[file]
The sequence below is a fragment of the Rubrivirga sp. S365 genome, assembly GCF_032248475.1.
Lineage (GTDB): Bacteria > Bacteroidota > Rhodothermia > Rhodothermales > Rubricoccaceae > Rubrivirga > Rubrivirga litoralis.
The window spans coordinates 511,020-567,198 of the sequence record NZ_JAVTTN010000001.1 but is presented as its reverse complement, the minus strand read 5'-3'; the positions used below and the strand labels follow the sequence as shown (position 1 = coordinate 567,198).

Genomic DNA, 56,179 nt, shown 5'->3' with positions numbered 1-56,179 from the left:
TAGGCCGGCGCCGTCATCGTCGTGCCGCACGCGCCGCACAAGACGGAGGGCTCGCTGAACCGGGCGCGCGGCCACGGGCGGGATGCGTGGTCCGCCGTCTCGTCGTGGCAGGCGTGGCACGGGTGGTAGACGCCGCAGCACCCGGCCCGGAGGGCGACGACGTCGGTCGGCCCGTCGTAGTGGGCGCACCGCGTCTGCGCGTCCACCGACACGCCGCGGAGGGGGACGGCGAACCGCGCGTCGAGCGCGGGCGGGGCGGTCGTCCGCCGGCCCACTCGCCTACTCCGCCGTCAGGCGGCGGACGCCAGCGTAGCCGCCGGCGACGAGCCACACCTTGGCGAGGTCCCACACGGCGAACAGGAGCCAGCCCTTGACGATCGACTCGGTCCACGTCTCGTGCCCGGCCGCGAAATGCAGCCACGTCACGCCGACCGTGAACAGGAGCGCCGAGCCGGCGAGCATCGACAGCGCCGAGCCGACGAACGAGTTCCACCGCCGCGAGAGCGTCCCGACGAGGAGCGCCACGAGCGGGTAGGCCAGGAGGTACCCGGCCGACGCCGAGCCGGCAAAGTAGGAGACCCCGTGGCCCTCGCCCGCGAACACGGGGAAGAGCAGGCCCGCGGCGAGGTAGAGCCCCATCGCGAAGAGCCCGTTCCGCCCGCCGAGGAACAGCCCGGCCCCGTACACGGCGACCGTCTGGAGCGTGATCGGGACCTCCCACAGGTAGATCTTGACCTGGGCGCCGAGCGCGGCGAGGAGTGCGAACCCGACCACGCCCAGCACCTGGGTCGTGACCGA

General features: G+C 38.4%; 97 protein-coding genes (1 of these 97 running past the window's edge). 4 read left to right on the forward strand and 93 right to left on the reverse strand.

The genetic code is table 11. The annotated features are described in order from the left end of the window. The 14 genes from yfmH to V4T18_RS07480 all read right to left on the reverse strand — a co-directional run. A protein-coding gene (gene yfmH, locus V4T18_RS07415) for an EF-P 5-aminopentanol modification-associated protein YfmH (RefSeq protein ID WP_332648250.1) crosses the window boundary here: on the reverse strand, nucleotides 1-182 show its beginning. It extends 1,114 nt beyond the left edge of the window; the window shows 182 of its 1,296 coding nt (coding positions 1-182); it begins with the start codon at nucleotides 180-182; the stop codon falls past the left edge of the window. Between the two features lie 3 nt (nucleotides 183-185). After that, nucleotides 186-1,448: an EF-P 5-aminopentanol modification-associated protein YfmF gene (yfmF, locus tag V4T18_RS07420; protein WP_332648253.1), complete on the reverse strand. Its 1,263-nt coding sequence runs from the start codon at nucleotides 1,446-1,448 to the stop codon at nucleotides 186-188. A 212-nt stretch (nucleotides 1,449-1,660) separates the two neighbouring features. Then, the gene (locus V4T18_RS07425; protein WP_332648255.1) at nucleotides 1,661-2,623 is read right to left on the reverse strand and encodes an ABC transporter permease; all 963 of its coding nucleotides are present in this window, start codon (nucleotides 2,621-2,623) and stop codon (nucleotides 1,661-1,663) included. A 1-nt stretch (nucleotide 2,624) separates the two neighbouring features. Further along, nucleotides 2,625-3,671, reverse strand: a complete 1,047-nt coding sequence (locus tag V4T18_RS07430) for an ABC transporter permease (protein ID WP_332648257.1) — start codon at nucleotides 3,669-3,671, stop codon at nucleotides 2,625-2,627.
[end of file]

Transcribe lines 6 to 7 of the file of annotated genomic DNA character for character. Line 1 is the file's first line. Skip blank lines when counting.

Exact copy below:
General features: G+C 38.4%; 97 protein-coding genes (1 of these 97 running past the window's edge). 4 read left to right on the forward strand and 93 right to left on the reverse strand.

The genetic code is table 11. The annotated features are described in order from the left end of the window. The 14 genes from yfmH to V4T18_RS07480 all read right to left on the reverse strand — a co-directional run. A protein-coding gene (gene yfmH, locus V4T18_RS07415) for an EF-P 5-aminopentanol modification-associated protein YfmH (RefSeq protein ID WP_332648250.1) crosses the window boundary here: on the reverse strand, nucleotides 1-182 show its beginning. It extends 1,114 nt beyond the left edge of the window; the window shows 182 of its 1,296 coding nt (coding positions 1-182); it begins with the start codon at nucleotides 180-182; the stop codon falls past the left edge of the window. Between the two features lie 3 nt (nucleotides 183-185). After that, nucleotides 186-1,448: an EF-P 5-aminopentanol modification-associated protein YfmF gene (yfmF, locus tag V4T18_RS07420; protein WP_332648253.1), complete on the reverse strand. Its 1,263-nt coding sequence runs from the start codon at nucleotides 1,446-1,448 to the stop codon at nucleotides 186-188. A 212-nt stretch (nucleotides 1,449-1,660) separates the two neighbouring features. Then, the gene (locus V4T18_RS07425; protein WP_332648255.1) at nucleotides 1,661-2,623 is read right to left on the reverse strand and encodes an ABC transporter permease; all 963 of its coding nucleotides are present in this window, start codon (nucleotides 2,621-2,623) and stop codon (nucleotides 1,661-1,663) included. A 1-nt stretch (nucleotide 2,624) separates the two neighbouring features. Further along, nucleotides 2,625-3,671, reverse strand: a complete 1,047-nt coding sequence (locus tag V4T18_RS07430) for an ABC transporter permease (protein ID WP_332648257.1) — start codon at nucleotides 3,669-3,671, stop codon at nucleotides 2,625-2,627.